Leading children in music at Schenectady Greenmarket is part of a bigger mission for Terri Roben.
“I wanted kids to grow up liking farmers markets,” the energetic multi-instrumentalist said. “I noticed kids were bored at markets and so I started doing children’s music at farmers markets 13 years ago.”
Kids who play music with Roben, a popular draw for families at the market on the fourth Sunday of each month, are anything but bored. Maracas, bells, egg shakers, triangles and even ice cube trays are just some of the instruments Roben lays out for kids of any age to pick up and start playing.
Roben is a registered Music Together teacher, leading groups of parents and newborns to 5-year-olds in song. Making music has many benefits, she said.
“It’s good for kids to learn how to play together. It’s good for families to learn how to make music together instead of just plugging something in. It’s good for the brain,” she explained.
Music, for kids and adults, has been an integral part of Schenectady Greenmarket since its inception in November 2008. During the indoor market at Proctors a variety of bands play upstairs with jam sessions and musicians downstairs as well. During the outdoor market the sounds of fiddles, guitars, vocalists, banjos and other instruments fill Jay Street as musicians play on the main stage near City Hall.
Acoustic Collusion, Big Creek, Running the River, John Dermont, Rob Jonas, The Nellies, The Slate Hill Band, The Dependents, Jo Henley and The Anonymous Figg Leafs, led by Rick Sacchetti, are just some of the names who have entertained audiences during the market. Sacchetti has been playing at the market for three years and likes the atmosphere that’s created every time he and other musicians strike a chord.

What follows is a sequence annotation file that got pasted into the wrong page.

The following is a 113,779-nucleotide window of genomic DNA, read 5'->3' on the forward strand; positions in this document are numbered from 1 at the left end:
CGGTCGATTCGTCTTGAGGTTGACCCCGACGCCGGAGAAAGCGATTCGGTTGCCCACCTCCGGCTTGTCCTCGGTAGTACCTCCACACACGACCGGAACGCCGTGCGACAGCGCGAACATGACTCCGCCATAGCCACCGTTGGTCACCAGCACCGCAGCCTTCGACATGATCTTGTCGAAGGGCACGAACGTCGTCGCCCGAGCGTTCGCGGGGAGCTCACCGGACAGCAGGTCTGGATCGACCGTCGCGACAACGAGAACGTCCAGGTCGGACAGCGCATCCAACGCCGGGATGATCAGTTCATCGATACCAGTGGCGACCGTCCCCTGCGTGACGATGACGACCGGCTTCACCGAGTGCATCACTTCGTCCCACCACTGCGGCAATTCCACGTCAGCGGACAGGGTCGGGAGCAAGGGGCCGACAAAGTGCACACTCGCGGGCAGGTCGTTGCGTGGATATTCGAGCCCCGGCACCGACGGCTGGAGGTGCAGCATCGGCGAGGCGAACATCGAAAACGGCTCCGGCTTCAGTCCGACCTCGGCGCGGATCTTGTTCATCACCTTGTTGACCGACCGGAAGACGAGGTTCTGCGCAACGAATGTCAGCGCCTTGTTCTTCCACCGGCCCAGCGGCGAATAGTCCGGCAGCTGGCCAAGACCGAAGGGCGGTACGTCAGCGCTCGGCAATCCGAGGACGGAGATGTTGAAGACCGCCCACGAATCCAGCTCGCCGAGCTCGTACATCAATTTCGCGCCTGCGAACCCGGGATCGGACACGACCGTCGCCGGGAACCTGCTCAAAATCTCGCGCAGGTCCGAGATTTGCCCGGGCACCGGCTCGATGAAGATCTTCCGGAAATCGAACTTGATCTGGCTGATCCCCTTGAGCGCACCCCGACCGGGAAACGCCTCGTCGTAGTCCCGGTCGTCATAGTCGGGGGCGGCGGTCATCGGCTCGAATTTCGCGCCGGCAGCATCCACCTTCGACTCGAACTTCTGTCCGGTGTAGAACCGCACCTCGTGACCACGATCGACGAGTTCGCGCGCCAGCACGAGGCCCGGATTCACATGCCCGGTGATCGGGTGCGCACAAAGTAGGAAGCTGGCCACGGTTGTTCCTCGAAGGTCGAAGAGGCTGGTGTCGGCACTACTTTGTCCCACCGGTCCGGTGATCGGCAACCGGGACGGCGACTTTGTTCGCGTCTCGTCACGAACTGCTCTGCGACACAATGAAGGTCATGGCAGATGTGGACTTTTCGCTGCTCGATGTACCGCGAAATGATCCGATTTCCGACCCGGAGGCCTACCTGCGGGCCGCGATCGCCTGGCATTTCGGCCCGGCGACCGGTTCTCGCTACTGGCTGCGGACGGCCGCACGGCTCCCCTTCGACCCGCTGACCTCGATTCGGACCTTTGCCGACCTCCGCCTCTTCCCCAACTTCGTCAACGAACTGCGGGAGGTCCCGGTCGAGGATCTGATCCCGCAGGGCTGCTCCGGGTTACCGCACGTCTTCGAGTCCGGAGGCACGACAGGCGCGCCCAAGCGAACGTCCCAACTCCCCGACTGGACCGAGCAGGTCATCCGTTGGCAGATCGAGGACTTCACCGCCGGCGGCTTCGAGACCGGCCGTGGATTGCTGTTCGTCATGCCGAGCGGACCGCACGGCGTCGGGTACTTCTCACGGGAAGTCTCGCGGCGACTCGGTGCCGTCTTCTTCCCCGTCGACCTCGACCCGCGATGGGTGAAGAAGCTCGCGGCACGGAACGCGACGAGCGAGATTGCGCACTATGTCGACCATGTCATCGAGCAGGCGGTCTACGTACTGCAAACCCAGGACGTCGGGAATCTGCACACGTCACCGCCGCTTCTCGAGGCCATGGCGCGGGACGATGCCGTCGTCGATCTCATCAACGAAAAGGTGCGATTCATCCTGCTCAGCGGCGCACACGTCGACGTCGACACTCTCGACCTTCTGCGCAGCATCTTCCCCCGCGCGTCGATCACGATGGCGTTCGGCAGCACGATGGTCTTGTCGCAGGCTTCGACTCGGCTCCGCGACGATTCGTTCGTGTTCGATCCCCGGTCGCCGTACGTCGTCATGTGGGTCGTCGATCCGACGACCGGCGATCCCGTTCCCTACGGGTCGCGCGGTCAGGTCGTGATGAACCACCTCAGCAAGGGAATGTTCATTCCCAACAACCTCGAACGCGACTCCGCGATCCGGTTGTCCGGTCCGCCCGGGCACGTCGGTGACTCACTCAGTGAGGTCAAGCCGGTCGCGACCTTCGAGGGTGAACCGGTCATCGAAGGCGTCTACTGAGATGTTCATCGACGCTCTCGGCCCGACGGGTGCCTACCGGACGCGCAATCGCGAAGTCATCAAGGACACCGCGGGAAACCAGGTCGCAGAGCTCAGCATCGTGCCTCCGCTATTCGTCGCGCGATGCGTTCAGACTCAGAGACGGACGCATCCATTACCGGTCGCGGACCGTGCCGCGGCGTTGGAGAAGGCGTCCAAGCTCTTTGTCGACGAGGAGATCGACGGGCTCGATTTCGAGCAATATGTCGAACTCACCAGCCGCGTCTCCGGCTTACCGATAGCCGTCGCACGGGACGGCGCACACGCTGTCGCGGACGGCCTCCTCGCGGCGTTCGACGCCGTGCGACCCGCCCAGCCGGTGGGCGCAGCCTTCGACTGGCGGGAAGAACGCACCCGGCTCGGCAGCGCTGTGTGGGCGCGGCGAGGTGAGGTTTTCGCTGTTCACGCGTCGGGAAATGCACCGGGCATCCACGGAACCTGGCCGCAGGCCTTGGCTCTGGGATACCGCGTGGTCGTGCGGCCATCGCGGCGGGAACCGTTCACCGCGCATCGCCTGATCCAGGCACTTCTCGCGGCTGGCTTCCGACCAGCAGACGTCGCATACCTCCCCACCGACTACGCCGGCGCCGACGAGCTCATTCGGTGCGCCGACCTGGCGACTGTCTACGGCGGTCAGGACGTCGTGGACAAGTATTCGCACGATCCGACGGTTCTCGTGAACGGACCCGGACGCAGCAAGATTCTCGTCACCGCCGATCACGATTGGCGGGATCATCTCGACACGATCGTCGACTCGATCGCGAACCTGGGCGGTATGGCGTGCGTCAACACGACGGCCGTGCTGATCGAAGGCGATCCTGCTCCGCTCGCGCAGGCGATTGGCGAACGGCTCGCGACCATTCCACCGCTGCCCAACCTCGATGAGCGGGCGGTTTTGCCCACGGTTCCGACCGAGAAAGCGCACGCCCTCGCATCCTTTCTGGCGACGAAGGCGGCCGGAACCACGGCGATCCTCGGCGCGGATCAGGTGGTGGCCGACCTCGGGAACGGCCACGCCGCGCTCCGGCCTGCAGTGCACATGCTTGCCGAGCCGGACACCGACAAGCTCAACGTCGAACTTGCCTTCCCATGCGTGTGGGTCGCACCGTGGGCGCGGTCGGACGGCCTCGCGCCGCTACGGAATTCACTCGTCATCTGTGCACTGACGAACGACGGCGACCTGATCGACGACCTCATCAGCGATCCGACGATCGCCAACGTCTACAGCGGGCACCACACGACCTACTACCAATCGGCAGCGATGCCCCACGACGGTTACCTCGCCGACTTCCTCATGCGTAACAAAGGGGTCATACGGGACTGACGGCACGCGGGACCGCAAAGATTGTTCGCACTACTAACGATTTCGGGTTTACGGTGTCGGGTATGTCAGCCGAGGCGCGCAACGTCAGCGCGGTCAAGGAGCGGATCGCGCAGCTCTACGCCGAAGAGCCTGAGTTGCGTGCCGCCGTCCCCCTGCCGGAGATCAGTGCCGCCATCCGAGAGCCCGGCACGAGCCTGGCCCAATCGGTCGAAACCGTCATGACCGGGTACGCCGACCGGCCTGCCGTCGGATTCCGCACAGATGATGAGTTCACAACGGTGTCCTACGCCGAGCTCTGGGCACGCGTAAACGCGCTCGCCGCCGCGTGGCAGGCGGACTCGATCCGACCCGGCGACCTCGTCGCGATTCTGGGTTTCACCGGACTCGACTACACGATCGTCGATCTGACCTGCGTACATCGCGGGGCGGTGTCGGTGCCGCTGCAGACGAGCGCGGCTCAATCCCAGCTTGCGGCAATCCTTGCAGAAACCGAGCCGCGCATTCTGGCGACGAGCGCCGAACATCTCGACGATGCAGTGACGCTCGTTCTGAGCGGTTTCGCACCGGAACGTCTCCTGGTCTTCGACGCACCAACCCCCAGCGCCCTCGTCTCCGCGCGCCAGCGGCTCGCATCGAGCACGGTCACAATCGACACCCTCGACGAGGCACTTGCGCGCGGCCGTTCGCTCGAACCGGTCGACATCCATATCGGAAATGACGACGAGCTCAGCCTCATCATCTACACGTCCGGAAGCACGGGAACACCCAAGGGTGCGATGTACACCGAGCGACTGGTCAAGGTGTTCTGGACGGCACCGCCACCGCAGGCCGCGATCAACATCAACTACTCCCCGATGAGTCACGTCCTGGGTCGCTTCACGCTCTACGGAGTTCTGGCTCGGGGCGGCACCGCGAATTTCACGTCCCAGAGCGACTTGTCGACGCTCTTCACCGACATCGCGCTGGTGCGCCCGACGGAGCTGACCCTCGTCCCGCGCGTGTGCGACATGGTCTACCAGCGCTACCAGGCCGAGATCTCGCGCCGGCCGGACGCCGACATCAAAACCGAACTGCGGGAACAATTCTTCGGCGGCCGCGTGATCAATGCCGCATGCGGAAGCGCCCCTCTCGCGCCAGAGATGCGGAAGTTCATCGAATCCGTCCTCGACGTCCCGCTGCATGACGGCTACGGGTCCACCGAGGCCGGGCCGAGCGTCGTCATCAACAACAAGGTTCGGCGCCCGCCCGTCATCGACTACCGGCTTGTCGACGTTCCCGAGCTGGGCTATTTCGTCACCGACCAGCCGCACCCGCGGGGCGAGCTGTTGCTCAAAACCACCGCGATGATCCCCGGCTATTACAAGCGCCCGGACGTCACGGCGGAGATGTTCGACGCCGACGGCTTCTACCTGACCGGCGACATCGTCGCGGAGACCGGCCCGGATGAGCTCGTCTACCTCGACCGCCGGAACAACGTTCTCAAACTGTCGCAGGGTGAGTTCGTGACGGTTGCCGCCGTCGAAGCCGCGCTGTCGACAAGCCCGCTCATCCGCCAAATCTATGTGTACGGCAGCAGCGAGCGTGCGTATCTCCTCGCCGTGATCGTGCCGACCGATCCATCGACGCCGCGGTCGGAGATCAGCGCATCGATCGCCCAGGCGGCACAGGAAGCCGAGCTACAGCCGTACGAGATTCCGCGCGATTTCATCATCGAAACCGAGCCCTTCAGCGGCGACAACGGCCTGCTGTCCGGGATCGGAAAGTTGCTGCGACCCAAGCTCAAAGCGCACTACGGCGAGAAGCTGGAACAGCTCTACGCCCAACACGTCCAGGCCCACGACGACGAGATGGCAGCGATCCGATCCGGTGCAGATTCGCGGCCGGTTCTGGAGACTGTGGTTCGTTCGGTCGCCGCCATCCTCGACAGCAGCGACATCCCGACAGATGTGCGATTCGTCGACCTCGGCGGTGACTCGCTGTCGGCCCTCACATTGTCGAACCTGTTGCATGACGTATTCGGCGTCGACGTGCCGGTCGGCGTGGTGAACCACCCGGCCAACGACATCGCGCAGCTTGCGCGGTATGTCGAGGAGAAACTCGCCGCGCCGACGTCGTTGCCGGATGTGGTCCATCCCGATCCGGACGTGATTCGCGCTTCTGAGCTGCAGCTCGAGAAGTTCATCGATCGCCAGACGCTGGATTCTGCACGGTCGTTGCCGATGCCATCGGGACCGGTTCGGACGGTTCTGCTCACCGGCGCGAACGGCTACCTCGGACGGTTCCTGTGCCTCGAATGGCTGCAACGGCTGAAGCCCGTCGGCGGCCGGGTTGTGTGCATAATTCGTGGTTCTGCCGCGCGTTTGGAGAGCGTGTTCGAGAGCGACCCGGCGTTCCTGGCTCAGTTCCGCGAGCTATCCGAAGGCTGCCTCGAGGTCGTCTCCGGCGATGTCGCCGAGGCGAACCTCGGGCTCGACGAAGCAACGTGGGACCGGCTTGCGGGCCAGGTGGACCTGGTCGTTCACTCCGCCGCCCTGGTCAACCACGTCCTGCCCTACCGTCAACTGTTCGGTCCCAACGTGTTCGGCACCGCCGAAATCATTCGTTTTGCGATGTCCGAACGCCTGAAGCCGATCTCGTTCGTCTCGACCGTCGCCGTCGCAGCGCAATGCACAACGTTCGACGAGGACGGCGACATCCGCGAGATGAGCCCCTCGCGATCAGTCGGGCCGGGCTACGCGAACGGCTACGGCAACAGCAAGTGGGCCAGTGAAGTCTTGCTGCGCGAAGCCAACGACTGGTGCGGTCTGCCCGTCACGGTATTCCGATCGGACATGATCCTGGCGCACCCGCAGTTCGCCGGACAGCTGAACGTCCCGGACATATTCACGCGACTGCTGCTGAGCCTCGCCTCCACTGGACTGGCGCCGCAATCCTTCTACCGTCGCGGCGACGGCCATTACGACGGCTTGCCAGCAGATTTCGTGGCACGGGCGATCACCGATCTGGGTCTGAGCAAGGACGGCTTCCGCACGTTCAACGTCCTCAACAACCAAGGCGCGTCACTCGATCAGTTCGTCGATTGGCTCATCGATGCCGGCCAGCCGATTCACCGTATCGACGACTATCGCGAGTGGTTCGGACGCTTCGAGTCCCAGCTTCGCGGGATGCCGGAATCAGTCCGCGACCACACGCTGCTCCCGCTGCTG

“It livens things up,” the guitarist and lead vocalist for the Schenectady-based band, said. “It’s a great place to play because you have to play for all types of people. Any kind of music here is endearing to most people. It’s an added feature instead of just shopping.”
Sue Cerniglia of East Greenbush shops at the market and joins in monthly Quebecois jam sessions, playing her fiddle with others who enjoy the genre of French Canadian dance music.
“I like the feeling of seeing people out and meeting new people and conversing,” she said. “A lot of people like to hear the music while they’re shopping.”
Her fellow Quebecois enthusiast Steve Fry, who plays mandolin and piano, views the jams as a way to get together with other musicians and play, but also to educate market-goers about their style of music.
“I like to get the music heard by people,” he said. “It’s obscure stuff we play and might not be known to the average Capital Region resident. The best part is watching the kids dancing.”
So while shoppers are purchasing bread, pasta, cheese, chicken, pickles, jams, teas, honey and a myriad of other fresh and local food, their children can make music and they can listen to jazz, bluegrass and instrumentals, and even inquire about performing at the market themselves (by e-mailing schenectadygreenmarket |at| gmail |dot| com).
For a complete calendar of music and other information, please visit our Calendar page. If your group is interested in playing at the market, you can find more information on our “Music at the Market” page.